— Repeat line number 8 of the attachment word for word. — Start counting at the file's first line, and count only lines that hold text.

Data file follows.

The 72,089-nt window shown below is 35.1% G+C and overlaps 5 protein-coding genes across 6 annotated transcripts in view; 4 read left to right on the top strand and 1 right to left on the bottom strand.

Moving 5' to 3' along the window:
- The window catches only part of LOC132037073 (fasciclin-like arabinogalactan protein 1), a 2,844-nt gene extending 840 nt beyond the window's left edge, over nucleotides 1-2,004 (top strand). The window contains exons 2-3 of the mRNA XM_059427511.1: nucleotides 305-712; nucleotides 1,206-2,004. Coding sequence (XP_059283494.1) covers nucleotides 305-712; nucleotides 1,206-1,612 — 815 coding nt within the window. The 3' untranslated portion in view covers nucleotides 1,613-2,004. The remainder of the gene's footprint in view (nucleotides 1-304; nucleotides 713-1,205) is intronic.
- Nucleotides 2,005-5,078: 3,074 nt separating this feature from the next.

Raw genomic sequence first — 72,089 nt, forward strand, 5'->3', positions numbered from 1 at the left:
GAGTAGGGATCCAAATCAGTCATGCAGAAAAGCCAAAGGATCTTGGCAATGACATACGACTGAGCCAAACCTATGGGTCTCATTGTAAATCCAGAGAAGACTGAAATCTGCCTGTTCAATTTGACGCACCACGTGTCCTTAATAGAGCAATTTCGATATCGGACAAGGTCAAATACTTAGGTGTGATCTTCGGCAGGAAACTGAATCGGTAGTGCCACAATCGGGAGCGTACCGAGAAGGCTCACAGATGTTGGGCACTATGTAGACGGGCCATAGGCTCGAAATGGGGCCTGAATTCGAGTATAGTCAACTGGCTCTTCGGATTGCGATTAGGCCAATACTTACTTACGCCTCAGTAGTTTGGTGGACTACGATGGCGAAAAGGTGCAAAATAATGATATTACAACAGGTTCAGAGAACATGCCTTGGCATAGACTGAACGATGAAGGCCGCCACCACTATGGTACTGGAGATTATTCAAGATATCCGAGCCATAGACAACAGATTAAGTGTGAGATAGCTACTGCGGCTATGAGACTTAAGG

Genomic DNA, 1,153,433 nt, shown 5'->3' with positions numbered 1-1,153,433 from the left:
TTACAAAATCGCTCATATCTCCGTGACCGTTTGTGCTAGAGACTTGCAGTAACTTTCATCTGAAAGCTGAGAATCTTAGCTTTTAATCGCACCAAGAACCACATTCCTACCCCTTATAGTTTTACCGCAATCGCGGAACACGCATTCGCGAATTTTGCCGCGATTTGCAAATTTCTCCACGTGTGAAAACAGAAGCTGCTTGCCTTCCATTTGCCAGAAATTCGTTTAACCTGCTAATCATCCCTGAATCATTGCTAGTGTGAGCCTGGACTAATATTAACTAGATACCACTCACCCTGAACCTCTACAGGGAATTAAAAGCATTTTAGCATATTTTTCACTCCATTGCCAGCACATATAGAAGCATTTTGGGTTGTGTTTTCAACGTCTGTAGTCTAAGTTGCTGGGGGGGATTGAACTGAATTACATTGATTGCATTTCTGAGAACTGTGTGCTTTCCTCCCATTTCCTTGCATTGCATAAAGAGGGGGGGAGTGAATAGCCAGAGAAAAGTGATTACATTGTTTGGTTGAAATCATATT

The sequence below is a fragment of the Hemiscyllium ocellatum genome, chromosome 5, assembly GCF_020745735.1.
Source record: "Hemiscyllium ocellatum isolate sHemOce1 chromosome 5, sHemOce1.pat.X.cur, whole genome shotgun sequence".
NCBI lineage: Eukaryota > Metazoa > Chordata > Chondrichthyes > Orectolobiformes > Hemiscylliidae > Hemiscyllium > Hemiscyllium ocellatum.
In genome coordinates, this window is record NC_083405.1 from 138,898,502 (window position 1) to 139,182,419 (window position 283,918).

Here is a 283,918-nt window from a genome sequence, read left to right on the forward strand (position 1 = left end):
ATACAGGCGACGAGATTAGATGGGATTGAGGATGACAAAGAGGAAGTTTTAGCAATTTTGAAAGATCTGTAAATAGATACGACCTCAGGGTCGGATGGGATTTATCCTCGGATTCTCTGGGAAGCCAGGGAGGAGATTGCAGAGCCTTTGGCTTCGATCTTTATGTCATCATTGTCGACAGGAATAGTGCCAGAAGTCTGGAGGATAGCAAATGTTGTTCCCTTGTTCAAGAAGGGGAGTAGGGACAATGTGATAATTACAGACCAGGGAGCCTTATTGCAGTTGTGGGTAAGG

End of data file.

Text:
TTACAAAATCGCTCATATCTCCGTGACCGTTTGTGCTAGAGACTTGCAGTAACTTTCATCTGAAAGCTGAGAATCTTAGCTTTTAATCGCACCAAGAACCACATTCCTACCCCTTATAGTTTTACCGCAATCGCGGAACACGCATTCGCGAATTTTGCCGCGATTTGCAAATTTCTCCACGTGTGAAAACAGAAGCTGCTTGCCTTCCATTTGCCAGAAATTCGTTTAACCTGCTAATCATCCCTGAATCATTGCTAGTGTGAGCCTGGACTAATATTAACTAGATACCACTCACCCTGAACCTCTACAGGGAATTAAAAGCATTTTAGCATATTTTTCACTCCATTGCCAGCACATATAGAAGCATTTTGGGTTGTGTTTTCAACGTCTGTAGTCTAAGTTGCTGGGGGGGATTGAACTGAATTACATTGATTGCATTTCTGAGAACTGTGTGCTTTCCTCCCATTTCCTTGCATTGCATAAAGAGGGGGGGAGTGAATAGCCAGAGAAAAGTGATTACATTGTTTGGTTGAAATCATATT